Several readers have sent me this link, but I have to say I’m not that convinced that the views expressed in this news item have any substantive content, or will catch on in society.
The piece, “Leading neuroscientist: Religious fundamentalism may be a ‘mental illness’ that can be ‘cured’” (note the scare quotes), is from The Raw Story, and refers to a talk at the Hay Literary festival by Kathleen Taylor a neurobiologist at Oxford University who studies the psychology and neuroscience of belief. This is the part that got all the attention (my emphasis):
During a talk at the Hay Literary Festival in Wales on Wednesday, Kathleen Taylor was asked what positive developments she anticipated in neuroscience in the next 60 years.
“One of the surprises may be to see people with certain beliefs as people who can be treated,” she explained, according to The Times of London. “Somebody who has for example become radicalised to a cult ideology – we might stop seeing that as a personal choice that they have chosen as a result of pure free will and may start treating it as some kind of mental disturbance.”
“I am not just talking about the obvious candidates like radical Islam or some of the more extreme cults,” she explained. “I am talking about things like the belief that it is OK to beat your children. These beliefs are very harmful but are not normally categorized as mental illness.”
“In many ways that could be a very positive thing because there are no doubt beliefs in our society that do a heck of a lot of damage, that really do a lot of harm.”
Well, in what respect is religion is a “mental disturbance” as opposed to a “personal choice”? Even the free-will compatibilists among us don’t think that one can “choose” to be religious any more than one can “choose” one’s political affiliation, taste in foods, or friends. It’s all a matter of your genes and your environments, and environments include what you’re exposed to—including childhood indoctrination. There is no such thing as the “pure free will” that Taylor is discussing here. (Granted, I was not at her talk, and am going on the news report.)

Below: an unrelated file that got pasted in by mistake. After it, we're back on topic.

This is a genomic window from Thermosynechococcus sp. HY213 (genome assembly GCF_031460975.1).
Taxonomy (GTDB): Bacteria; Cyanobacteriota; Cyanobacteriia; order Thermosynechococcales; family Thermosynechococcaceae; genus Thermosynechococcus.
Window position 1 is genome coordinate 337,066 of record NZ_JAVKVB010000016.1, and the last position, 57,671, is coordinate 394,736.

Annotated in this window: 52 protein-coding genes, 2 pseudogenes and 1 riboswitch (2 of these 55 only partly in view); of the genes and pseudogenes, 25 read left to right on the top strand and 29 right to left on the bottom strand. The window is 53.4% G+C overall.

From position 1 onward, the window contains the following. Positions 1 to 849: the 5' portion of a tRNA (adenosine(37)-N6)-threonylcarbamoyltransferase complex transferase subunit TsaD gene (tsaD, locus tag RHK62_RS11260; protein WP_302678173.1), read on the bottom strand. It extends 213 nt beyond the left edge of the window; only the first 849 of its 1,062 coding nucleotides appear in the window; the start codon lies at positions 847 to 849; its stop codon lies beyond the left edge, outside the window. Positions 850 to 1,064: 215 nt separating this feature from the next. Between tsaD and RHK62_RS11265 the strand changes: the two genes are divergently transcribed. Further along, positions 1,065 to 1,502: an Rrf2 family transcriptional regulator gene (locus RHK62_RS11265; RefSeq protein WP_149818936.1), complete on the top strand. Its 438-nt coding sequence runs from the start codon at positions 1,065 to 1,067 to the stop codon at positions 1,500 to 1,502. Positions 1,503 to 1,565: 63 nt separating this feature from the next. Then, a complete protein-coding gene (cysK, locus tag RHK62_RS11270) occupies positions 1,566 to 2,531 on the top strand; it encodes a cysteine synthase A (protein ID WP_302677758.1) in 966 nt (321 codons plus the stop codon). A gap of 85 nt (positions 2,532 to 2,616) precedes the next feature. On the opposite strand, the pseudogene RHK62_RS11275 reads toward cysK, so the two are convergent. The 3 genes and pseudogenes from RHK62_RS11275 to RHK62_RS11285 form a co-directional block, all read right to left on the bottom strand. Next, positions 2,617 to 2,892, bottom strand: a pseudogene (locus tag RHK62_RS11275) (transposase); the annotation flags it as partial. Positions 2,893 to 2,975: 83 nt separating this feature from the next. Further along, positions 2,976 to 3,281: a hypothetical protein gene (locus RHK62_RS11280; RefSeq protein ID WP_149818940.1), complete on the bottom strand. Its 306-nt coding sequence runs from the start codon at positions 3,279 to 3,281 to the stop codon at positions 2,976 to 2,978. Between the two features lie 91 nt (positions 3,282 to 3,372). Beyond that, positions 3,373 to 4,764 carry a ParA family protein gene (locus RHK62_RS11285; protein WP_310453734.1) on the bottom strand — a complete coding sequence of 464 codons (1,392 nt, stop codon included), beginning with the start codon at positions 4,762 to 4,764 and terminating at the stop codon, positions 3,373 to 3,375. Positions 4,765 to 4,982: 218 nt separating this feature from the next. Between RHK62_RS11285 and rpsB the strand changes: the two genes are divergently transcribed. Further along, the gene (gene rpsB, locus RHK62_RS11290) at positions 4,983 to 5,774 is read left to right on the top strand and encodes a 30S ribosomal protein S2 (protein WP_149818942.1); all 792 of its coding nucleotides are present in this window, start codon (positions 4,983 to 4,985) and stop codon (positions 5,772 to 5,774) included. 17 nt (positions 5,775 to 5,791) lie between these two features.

And yes, religion might be a “brain disorder,” in the sense that it resides in the configuration of your neurons, but so is being a Republican. But I doubt that it’s anything like a genetically-based neurological disease. It’s based largely on wish-thinking and the credulity of children: two things endemic in almost everyone. Yes, religious belief delusional, but so is being a Republican. And yes, we know that in some cases religious belief can be cured—many of us were once believers. But that cure may well involve getting rid of childhood indoctrination, as well as exposure to the arguments of atheists.
Going by the brief news report, I think Taylor sees religion as a ‘mental illness’ on two grounds: the fact that it isn’t based on real evidence, and that it has, as she implies, harmful effects on society. But so are many ‘beliefs’ that aren’t seen as mental illness—for example, the Republican view that increasing taxes on the wealthy will destroy the economy or that legalizing assault weapons is good for society. I’m not convinced, either, that being an “Islamic fundamentalist” has radically different causes from being an observant Catholic. It’s all what you’re exposed to in your culture, and how that exposure interacts with your neurology.
If religion is to be extirpated, it’s useless to begin that endeavor by identifying it as a “mental illness”. Such illness, however unfairly, is seen as a stigma in many societies, and telling believers that they’re mentally ill is not going to make them suddenly flock to psychiatrists. (The alternative, forcible treatment, is simply not in the cards.) It’s better to identify faith, as New Atheists do, as a delusion, and try to “cure” it simply by convincing people that they need good reasons for what they believe.
Finally, as I’ve said many times, the best way to “cure” religious belief is to eliminate the conditions that promote it, and that’s best done by building a more secure, just, and egalitarian society.